In 1957 when Ghana gained independence from British colonial rule to become the first independent Sub-Saharan Africa nation and spark the independence movement in Africa.
The only name on the lips of people were the men who worked for the attainment of nation hood.
Dr. Kwame Nkrumah, Ghana’s first prime minister and later President continues to enjoy the poster boy status as Ghana’s liberator alongside his compatriots later turned enemies also known as the Big six who led the fight against colonialism.
Namely; Dr J.B Danquah, Ako-Adjei, Obetsebi-Lamptey, Akufo-Addo (father of Ghana’s current president, Nana Akufo-Addo) and William Ofori-Atta. These men continue even after death to enjoy a special place in the psyche of Ghana with buildings, roads, monuments and even the currency named after them.
Ghana’s historians and scribes have however failed to bring to the front the various ways Ghanaian women helped in securing independence from the British. Literature currently available seems to glorify only the men as the main actors in the attainment of independence and is really unfortunate.
For example, in the 1948 riots that led to the imprisonment of the Big Six, Ghanaian market women joined in the boycott of European goods which had been instituted by Nii Kwabena Bonnie, the Osu Alata Mantse. The Makola Women Association was one of such groups that contributed immensely to the activities of Dr. Nkrumah and the Convention’s People Party in gaining independence.
Dr. Nkrumah also gave lofty praise to Deede Ashinkinshang and Akua Shorshoorshor during his inaugural speech in 1957 for their roles in the struggle.
Women also queued up to vote in the elections and plebiscite that heralded nationhood. Wives and partners of the independence front-liners paid a heavy price for their association with these gallant men.
From keeping their secrets, providing/feeding them to taking care of their children as single parents, Ghanaian women were really the unsung shereos of the independence struggle.
In honor of Ghana Month and Women’s History Month this March, we throw the light on these 7 Ghanaian women who broke the status quo during their time and decided to take the role of the men in driving out the colonizers. Nana Yaa Asantewa, Queen mother of Ejisu will be really proud of these illustrious daughters.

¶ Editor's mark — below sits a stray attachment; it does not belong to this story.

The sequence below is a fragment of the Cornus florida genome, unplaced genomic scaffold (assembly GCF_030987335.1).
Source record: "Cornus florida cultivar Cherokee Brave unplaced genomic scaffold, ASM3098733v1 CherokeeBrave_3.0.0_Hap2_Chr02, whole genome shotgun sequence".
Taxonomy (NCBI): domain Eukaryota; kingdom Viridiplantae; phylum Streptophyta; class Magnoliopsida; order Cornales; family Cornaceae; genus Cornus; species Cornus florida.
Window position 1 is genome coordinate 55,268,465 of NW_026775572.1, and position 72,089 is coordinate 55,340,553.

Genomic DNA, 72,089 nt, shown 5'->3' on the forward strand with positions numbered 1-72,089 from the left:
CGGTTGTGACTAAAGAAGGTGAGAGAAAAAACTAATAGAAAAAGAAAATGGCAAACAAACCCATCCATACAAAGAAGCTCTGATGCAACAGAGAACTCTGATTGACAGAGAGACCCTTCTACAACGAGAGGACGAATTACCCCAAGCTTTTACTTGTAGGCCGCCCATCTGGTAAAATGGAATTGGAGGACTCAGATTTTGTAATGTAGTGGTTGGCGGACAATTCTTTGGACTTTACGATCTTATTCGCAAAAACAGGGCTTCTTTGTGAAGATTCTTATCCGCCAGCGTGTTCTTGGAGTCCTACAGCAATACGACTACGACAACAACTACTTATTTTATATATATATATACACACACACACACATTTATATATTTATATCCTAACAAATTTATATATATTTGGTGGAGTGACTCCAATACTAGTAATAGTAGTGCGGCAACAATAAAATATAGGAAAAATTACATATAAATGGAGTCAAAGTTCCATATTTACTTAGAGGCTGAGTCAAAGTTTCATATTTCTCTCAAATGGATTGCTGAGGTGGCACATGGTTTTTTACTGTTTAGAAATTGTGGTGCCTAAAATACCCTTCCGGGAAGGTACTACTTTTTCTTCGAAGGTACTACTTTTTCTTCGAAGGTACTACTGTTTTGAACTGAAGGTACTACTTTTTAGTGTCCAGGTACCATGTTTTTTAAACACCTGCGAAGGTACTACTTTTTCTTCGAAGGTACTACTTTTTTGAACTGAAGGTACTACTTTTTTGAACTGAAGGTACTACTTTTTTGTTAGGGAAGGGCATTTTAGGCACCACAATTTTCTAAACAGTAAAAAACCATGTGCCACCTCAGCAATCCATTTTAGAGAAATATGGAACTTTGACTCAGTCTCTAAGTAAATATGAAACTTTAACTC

Check out the 7 Sheroes of Ghana’s independence below
One of the women who cannot be forgotten when it comes to the fight for Ghana’s independence is Madam Susanna Al-Hassan. Madam Susanna was an author and politician who is credited with being the first Member of Parliament in the Northern Territory. She is also the first African woman to hold a cabinet portfolio and became the first female to be appointed a minister. Her endless activism during the colonial periods helped her rise through the ranks in politics.
Mabel Dove Danquah
Mrs Mabel was a writer and journalist who I known as the first female member of Ghana’s legislative assembly in 1954. She used her column in the times of West Africa Newspaper to urge Ghanaians not to relent in their fight for independence and also called women to take an active role in the fight against the colonizers. She is also the first woman to be elected into the African Legislative Assembly.
Sophia Oboshie Doku
She was one of the first female parliamentarians in the first parliament in the first republic of Ghana under Ghana’s first president Dr. Kwame Nkrumah. Madam Oboshie was known to be a fierce activist for the independence of Ghana and was a role model in her community for many women who previously had been side-lined when it came to politics.
Miss Hannah Cudjoe was a women’s activist who mobilized a mammoth gathering of Ghanaians from all works of life to petition the colonial masters for the release of the big six. Her crowd gathering abilities gave her the nickname “Convention Hannah”. When many decided to give up on the Big Six after their imprisonment, Hannah did not give up and pressed on.
Gloria Amon Nikoi
Mrs.Gloria Adwoa Amon Nikoi, née Addae was the first Ghanaian woman to hold the position of Foreign minister. Both old Achimotans, Mr and Mrs Nikoi played a pivotal role in the independence struggle and her husband was made Ghana’s permanent representative to the United Nations in 1957.
Agness Oforiwa Tagoe-Quarcoopome
Unlike the aforementioned women, Agness Oforiwa Tago-Quarcoopome was a market woman. She is celebrated as a stalwart and a trailblazer in the independence struggle by people who knew her. She played a strategic role galvanizing for support for Dr Kwame Nkrumah to gain Independence for the country. Affectionately known as Auntie Oforiwa, she together with the Makola Women Association threw their weight behind Osagyefo and used her connections within the organization to generate funds for the activities of the CPP.
Theodosia Salomey Okoh
Another woman worthy of mention is the designer of the Ghana flag, Madam Theodosia Salomey Okoh. The artist and stateswoman submitted her design which was adopted as the official flag of Ghana. In an interview, she explained the rationale behind what has become a symbol of Ghanaian-ness all over the world.
“I decided on the three colors of red, gold and green because of the geography of Ghana. Ghana lies in the tropics and blessed with rich vegetation. The color Gold was influenced by the mineral rich nature of our lands and Red commemorates those who died or worked for the country’s independence. Then the five-pointed lone star which is the symbol of African emancipation and unity in the struggle against colonialism” she pointed out. She is also the first female head of the Ghana Hockey Association.
*This article was originally written by Rudolph Larnyoh, a freelance journalist with additional writing by Yaw Tollo.